According to the statement “…nine motor vehicles labelled Calvin Security came to the Ekuphumeleleni settlement, which was first established as a land occupation in October 2019, to tear down people’s homes. No court order was produced and therefore the evictions were illegal and criminal. They were also in violation of the rules governing the national State of Disaster.
“Eight shacks were torn down while 17 others were marked with an ‘X’ and ‘ABM’ indicating that Calvin Security are planning to come back to evict again. The building materials for the eight shacks that were destroyed were pulverised and left in small pieces. A number of people have been left with injuries.”
The organisation said that it regarded this as an act of defiance against the president’s pronouncement, as well as going against the minister of Justice. Justice minister Ronald Lamola issued a directive under regulation 10 of the Disaster Management Act, to halt all evictions until midnight 16 April or whenever the lockdown ceases.
Abahlali referred to the municipality as “a gangster municipality that has no regard for the law and consistently engages in violent attacks against impoverished people”.
On Sunday, 29 March they issued another statement that Calvin Security Services on instruction from Ethekwini Municipality had returned to demolish a further five houses.
They called on national government to take action against the municipal officials who instructed Calvin Security Services to carry out the evictions.
On 20 March, 27 social justice organisations wrote a letter to the presidency, social cluster ministers and the sheriff’s board to halt all evictions during the lockdown as this would exacerbate people’s exposure to the coronavirus.
They said: “Evictions and displacement will place a greater number of vulnerable people at risk. One cannot practise physical distancing should you find yourself and your belongings on the side of the road or in an open space and exposed to the public with no means of protection.”
Speaking to Maverick Citizen on Monday, leader of Abahlali base Mjondolo, Sbu Zikode said “people are trying to rebuild their homes at the moment but it is difficult because the building materials have been damaged as a result of the demolition”. He said that should the Ethekwini Municipality and Calvin Security Services fail to respond they would file urgent court papers in the high court.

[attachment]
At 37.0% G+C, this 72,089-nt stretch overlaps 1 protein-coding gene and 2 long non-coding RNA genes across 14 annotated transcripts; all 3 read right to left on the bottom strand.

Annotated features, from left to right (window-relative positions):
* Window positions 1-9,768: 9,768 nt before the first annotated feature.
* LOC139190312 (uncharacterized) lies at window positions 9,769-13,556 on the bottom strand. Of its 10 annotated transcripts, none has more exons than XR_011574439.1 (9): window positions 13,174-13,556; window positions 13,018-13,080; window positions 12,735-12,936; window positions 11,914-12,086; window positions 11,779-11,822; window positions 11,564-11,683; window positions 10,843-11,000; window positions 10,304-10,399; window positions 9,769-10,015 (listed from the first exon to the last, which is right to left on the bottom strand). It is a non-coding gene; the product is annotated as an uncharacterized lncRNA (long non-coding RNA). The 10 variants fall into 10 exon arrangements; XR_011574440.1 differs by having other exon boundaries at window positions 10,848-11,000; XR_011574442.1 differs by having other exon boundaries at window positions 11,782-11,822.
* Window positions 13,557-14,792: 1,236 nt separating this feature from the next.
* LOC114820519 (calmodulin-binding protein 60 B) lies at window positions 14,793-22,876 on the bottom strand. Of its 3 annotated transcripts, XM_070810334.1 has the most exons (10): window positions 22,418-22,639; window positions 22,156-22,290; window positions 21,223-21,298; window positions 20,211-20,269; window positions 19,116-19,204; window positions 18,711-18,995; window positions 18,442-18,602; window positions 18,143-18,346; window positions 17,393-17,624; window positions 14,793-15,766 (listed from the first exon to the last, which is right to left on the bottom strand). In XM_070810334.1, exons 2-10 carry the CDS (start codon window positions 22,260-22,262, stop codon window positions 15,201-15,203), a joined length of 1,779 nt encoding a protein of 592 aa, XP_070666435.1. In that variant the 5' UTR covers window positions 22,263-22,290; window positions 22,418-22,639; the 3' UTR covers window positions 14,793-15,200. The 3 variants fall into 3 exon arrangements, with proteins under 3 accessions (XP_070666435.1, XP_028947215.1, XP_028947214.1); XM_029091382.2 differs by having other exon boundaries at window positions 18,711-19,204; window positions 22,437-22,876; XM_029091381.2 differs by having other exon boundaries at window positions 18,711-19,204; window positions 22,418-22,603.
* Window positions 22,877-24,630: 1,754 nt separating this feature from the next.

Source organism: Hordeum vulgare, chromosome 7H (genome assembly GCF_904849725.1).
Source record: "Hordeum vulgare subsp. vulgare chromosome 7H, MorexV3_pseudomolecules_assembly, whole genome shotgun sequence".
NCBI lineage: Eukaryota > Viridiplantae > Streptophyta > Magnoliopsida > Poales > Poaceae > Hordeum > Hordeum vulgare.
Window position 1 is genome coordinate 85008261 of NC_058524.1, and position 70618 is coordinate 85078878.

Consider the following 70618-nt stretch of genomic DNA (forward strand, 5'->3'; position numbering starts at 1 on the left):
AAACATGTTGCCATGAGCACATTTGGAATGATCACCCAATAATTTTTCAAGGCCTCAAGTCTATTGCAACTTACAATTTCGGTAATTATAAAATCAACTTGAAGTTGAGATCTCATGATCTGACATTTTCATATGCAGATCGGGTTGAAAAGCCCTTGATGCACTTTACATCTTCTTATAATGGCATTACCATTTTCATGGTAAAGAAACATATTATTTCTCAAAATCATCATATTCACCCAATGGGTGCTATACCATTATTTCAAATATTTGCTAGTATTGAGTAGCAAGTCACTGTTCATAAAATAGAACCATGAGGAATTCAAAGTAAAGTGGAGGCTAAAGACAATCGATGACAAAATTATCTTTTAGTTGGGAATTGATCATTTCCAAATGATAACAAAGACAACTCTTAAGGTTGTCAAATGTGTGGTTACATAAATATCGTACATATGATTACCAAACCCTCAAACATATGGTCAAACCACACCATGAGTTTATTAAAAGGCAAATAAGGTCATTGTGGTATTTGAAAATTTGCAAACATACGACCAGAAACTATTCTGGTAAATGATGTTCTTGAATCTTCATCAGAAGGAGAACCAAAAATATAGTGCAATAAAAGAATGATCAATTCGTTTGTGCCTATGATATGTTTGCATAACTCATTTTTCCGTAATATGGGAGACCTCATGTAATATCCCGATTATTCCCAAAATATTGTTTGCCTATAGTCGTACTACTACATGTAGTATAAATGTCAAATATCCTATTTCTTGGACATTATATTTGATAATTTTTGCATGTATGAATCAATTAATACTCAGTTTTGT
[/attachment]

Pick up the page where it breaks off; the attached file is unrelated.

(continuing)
The statement also highlighted that although water tankers had been dispatched they were worried that some tanks had been placed right next to rotting piles of uncollected rubbish posing a health hazard. They also had not been told whether or not the water was safe to drink or was just for handwashing.
In response, Ethekwini municipality said that according to them the shacks that they had demolished were standing empty and that they regarded this as land invasion and not eviction. Residents of Ekuphumeleleni, however, dispute this, saying that there were indeed people living there who now find themselves without homes and are trying to rebuild.
Zikode said that they are currently discussing the municipality’s response with their attorneys in order to chart a way forward.
The organisation registered their commitment to working with “all social forces” including government and said that there needed to be consistent communication from both national and municipal government.
The organisation is emphatic, however, that they will continue to resist any attempts at unlawful removals. MC
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